A Samaritan Village: One Thankful Man
Dr. Ray PritchardDr. Ray Pritchard is the president of Keep Believing Ministries, an Internet-based ministry serving Christians in 225 countries. He is the author of 29 books, including Stealth Attack, Fire and Rain, Credo, The ABCs of Christmas, The Healing Power of Forgiveness, An Anchor for the Soul and Why Did This Happen to Me? Ray and Marlene, his wife of 39 years, have three sons - Josh, Mark and Nick, two daughters-in-law- Leah and Vanessa, and four grandchildren - Knox, Eli, Penny and Violet. His hobbies include biking, surfing the Internet, and anything related to the Civil War.
- 2012 Mar 14
“Now one of the them, when he saw that he had been healed, turned back, glorifying God in a loud voice. He fell on his face, giving thanks to Jesus. And he was a Samaritan" (Luke 17:15-16).
You know the story. Ten were healed and only one came back to give thanks. Luke says he fell on his face before the Lord. He had what some people would call a “shouting session.”
And why not? He’s been healed of leprosy. For twenty years he was a leper living in this remote corner, separated from his family, forgotten by his friends, cut off from his own people. Suddenly, the disease vanishes and with it the twisted limp, the crooked fingers, the atrophied muscles. In less time than it takes to tell the story the disease and all its ugly tentacles are pulled from his body, leaving not a trace behind them. He stretches his arms high above his head and then picks up a stone to see how far he can throw it. He begins to walk and then runs and finally leaps into the air.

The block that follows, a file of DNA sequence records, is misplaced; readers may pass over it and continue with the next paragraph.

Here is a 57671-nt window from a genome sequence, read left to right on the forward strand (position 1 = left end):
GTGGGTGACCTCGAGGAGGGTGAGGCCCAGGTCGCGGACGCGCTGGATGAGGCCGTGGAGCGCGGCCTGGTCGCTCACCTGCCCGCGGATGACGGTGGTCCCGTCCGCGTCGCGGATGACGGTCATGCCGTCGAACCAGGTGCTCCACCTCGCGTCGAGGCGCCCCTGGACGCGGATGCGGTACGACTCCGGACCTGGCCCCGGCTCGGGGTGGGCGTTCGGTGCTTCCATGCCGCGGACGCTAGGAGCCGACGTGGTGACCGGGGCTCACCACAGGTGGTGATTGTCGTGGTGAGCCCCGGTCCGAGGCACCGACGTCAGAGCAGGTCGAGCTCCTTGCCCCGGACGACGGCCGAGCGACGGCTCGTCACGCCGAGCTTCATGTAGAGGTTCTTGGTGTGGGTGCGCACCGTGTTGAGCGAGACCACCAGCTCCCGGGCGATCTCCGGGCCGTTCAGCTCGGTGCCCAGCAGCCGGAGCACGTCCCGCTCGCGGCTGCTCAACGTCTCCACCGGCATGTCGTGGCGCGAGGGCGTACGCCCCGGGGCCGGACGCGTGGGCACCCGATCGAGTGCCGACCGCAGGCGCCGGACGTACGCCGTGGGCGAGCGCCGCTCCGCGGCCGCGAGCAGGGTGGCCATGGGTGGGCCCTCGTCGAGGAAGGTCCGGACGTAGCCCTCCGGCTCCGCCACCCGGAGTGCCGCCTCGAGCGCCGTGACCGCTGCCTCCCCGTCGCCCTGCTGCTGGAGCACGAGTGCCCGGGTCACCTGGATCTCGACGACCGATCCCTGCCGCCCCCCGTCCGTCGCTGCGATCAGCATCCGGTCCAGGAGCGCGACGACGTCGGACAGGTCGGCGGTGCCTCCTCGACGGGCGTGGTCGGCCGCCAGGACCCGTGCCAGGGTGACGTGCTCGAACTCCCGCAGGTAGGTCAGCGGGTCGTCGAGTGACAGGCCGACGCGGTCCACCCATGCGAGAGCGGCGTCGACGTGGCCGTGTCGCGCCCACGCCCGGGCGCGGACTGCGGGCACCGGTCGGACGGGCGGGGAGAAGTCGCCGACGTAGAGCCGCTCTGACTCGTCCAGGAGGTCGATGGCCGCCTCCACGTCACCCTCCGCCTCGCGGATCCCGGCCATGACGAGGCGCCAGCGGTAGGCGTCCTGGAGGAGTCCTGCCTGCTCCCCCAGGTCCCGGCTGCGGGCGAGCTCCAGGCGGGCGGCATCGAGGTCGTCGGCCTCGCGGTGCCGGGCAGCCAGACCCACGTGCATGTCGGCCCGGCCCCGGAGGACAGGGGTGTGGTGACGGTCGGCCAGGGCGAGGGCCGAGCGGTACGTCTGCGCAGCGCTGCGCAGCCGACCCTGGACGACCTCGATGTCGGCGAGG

He is whole again. Healthy again. Clean again. No longer an outcast.
No wonder he shouted. I would too.
When Luke adds, “He was a Samaritan,” the shock is such that we ought to read it this way: “Think of it. A Samaritan.”
Remember, Jesus was a Jew and the Jews thought Samaritans were half-breed traitors. To make matters worse, he is a Samaritan leper. To a Jew, a more repulsive combination could not be found. He was from the wrong race, he had the wrong religion, and he had the worst-possible disease.
Ten men were healed that day, but only one came back to give thanks. Are you living with the nine or with the one? Far too many of us take our blessings for granted and groan about duties. Does that sound like you? It doesn’t have to be that way.
Praise is a choice. A thankful heart is a choice you make. No one is forced into bitterness. You choose the way you live. The one who returned to give thanks chose not to forget what Jesus had done for him. The secret of a thankful heart is a conscious choice not to forget what God has done for you.
Lord Jesus, how often I take your blessings for granted. May I open my mouth to glorify you so that others will know what you have done. Amen.